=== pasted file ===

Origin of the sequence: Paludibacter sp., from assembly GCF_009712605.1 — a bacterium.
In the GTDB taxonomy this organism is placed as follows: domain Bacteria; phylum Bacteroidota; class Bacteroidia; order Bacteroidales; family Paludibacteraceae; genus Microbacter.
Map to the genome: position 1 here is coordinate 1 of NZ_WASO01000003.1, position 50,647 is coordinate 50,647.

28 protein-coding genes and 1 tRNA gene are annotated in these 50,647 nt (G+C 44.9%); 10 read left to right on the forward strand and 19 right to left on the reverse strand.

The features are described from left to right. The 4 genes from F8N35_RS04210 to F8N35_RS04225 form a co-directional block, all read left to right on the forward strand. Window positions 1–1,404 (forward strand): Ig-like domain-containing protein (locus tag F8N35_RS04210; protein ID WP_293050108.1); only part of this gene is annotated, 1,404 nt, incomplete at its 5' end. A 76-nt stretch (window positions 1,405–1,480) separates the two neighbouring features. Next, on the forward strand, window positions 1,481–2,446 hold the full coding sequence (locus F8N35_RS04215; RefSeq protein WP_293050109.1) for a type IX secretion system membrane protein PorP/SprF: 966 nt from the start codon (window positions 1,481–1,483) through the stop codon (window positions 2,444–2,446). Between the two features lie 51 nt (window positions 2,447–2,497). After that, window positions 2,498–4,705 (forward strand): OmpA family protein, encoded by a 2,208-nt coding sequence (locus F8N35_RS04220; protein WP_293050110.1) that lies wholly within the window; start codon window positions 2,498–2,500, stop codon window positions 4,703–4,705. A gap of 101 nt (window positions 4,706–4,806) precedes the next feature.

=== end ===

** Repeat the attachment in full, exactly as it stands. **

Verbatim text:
Origin of the sequence: Paludibacter sp., from assembly GCF_009712605.1 — a bacterium.
In the GTDB taxonomy this organism is placed as follows: domain Bacteria; phylum Bacteroidota; class Bacteroidia; order Bacteroidales; family Paludibacteraceae; genus Microbacter.
Map to the genome: position 1 here is coordinate 1 of NZ_WASO01000003.1, position 50,647 is coordinate 50,647.

28 protein-coding genes and 1 tRNA gene are annotated in these 50,647 nt (G+C 44.9%); 10 read left to right on the forward strand and 19 right to left on the reverse strand.

The features are described from left to right. The 4 genes from F8N35_RS04210 to F8N35_RS04225 form a co-directional block, all read left to right on the forward strand. Window positions 1–1,404 (forward strand): Ig-like domain-containing protein (locus tag F8N35_RS04210; protein ID WP_293050108.1); only part of this gene is annotated, 1,404 nt, incomplete at its 5' end. A 76-nt stretch (window positions 1,405–1,480) separates the two neighbouring features. Next, on the forward strand, window positions 1,481–2,446 hold the full coding sequence (locus F8N35_RS04215; RefSeq protein WP_293050109.1) for a type IX secretion system membrane protein PorP/SprF: 966 nt from the start codon (window positions 1,481–1,483) through the stop codon (window positions 2,444–2,446). Between the two features lie 51 nt (window positions 2,447–2,497). After that, window positions 2,498–4,705 (forward strand): OmpA family protein, encoded by a 2,208-nt coding sequence (locus F8N35_RS04220; protein WP_293050110.1) that lies wholly within the window; start codon window positions 2,498–2,500, stop codon window positions 4,703–4,705. A gap of 101 nt (window positions 4,706–4,806) precedes the next feature.